Author: Celia Becker. ANGOLA: Securities Code Regulations enacted The Securities Code Regulation (Regulation No. 6/16) (the “Regulation“) was approved by the Council of Administration of the Capital Market Commission and gazetted on 7 June 2016. The Regulation contains the organisation rules and administrative requirements for open companies and other issuers of securities admitted to trading in regulated markets. CAMEROON: Tax amnesty on property tax announced On 21 June 2016, Cameroon’s National Treasury published a notice on its website introducing tax amnesty on property tax. According to the notice, provided that payments of property tax are made before 31 December 2016, no penalties will be levied.
Author: Elsabe Strydom (ENSafrica). The Organisation for Economic Co-operation and Development (“OECD”)/G20 Base Erosion and Profit Shifting (“BEPS”) Project identified 15 actions based on the following three key themes, being: the introduction of coherence in the domestic rules that affect cross-border activities; the reinforcement of substance requirements in the existing international standards; and the improvement of transparency and certainty. In particular, the final BEPS package, released on 5 October 2015, represents a substantial overhaul of the international tax rules and once the measures become applicable, it is expected that profits will need to be reported where the economic activities that generate them are carried out and where value is created.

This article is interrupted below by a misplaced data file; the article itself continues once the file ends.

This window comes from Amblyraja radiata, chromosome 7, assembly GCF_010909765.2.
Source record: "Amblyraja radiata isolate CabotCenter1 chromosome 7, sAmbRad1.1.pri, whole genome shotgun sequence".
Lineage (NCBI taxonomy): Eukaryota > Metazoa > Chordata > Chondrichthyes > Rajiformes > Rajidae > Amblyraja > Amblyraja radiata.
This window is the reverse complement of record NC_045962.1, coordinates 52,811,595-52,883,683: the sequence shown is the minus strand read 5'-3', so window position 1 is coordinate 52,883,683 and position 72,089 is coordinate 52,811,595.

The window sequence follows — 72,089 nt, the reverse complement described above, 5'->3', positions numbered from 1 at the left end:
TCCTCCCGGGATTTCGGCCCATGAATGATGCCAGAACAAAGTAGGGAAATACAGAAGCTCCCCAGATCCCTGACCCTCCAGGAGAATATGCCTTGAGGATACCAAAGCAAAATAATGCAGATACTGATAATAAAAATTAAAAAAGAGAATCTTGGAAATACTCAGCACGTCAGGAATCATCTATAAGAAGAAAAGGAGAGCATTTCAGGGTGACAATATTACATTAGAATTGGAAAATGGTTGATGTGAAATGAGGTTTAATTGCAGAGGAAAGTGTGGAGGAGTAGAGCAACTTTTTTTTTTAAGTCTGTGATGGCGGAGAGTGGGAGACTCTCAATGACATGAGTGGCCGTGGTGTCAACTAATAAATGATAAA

Author: Celia Becker (ENSafrica). BOTSWANA: Exchange of information agreement with Isle of Man enters into force The Botswana/Isle of Man Exchange of Information Agreement (2013) entered into force on 5 March 2016 and generally applies from 5 March 2016. KENYA: Stamp duty on nominal share capital Following publication of Legal Notice No. 60 of 2016 dated 12 April 2016, the initial nominal share capital of a limited liability company is now exempt from stamp duty. MALAWI: 2016/17 Budget presented to parliament On 27 May 2016, the Minister of Finance, Economic Planning and Development presented the Budget for 2016/17 to parliament.